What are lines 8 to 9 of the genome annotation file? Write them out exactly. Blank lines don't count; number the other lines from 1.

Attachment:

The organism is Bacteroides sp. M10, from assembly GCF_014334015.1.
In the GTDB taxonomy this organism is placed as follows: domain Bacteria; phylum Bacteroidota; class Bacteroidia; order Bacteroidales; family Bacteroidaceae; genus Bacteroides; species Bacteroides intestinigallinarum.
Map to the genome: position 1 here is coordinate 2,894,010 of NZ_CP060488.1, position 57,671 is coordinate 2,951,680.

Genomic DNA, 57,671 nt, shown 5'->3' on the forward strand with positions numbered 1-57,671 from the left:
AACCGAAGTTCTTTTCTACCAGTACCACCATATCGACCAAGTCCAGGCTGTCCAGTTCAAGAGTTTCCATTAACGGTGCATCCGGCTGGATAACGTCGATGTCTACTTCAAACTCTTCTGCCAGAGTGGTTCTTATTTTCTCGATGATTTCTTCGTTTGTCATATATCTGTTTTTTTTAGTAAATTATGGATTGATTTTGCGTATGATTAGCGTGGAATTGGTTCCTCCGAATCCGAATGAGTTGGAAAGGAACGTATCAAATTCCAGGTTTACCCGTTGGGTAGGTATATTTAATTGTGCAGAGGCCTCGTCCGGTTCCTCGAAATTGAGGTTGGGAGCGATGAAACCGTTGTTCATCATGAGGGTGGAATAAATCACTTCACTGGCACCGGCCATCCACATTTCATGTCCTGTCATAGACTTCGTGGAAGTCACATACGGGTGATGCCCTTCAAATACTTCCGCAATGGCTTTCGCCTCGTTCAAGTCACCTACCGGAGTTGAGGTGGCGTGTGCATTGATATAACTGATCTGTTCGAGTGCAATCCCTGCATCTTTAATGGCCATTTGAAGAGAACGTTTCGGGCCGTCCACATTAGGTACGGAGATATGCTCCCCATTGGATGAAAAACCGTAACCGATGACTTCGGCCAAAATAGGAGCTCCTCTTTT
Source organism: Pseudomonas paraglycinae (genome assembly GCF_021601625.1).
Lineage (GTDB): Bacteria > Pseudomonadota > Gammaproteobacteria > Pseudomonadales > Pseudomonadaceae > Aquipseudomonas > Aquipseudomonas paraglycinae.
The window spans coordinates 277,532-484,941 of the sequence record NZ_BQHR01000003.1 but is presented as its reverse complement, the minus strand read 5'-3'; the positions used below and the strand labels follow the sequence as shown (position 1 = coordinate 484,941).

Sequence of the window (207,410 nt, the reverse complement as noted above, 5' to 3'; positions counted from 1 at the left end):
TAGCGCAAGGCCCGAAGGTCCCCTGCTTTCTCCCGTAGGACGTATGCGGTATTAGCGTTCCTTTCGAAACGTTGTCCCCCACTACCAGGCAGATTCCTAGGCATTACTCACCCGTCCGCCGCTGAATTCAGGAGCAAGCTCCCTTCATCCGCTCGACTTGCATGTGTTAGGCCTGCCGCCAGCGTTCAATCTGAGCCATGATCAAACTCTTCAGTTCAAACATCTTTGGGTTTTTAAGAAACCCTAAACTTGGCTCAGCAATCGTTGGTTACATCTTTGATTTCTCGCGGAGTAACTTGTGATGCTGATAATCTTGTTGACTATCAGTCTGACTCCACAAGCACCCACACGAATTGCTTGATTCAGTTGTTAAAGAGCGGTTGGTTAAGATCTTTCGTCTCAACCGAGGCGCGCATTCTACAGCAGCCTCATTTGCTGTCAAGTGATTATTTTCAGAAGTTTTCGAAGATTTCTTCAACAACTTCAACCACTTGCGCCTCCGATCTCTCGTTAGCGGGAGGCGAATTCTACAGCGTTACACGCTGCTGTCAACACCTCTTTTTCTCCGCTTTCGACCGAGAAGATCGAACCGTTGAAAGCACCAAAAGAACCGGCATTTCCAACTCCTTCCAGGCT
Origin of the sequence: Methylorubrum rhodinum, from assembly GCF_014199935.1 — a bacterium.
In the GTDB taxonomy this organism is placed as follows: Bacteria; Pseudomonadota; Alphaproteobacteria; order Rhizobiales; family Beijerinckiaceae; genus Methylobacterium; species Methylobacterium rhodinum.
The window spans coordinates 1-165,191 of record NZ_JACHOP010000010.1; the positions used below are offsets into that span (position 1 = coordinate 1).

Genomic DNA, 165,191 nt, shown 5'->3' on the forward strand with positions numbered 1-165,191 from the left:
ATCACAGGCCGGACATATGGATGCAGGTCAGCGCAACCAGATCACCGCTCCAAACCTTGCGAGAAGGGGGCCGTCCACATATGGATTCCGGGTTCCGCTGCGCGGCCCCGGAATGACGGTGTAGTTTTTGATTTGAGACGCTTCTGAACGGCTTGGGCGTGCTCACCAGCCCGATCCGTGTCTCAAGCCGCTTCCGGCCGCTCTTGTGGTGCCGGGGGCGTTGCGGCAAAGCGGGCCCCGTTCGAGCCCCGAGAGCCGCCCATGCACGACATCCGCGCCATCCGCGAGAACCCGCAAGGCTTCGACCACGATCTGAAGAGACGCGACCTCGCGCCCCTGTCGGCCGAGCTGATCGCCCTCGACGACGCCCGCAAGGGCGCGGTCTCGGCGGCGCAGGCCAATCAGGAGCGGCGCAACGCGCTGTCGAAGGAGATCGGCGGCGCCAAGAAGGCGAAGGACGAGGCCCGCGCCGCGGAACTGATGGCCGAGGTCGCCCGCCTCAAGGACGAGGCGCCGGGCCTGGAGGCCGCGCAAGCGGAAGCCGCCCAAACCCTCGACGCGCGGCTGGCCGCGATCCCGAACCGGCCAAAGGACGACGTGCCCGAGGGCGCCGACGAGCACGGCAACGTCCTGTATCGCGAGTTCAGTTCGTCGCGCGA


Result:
The window spans coordinates 277,532-484,941 of the sequence record NZ_BQHR01000003.1 but is presented as its reverse complement, the minus strand read 5'-3'; the positions used below and the strand labels follow the sequence as shown (position 1 = coordinate 484,941).

Sequence of the window (207,410 nt, the reverse complement as noted above, 5' to 3'; positions counted from 1 at the left end):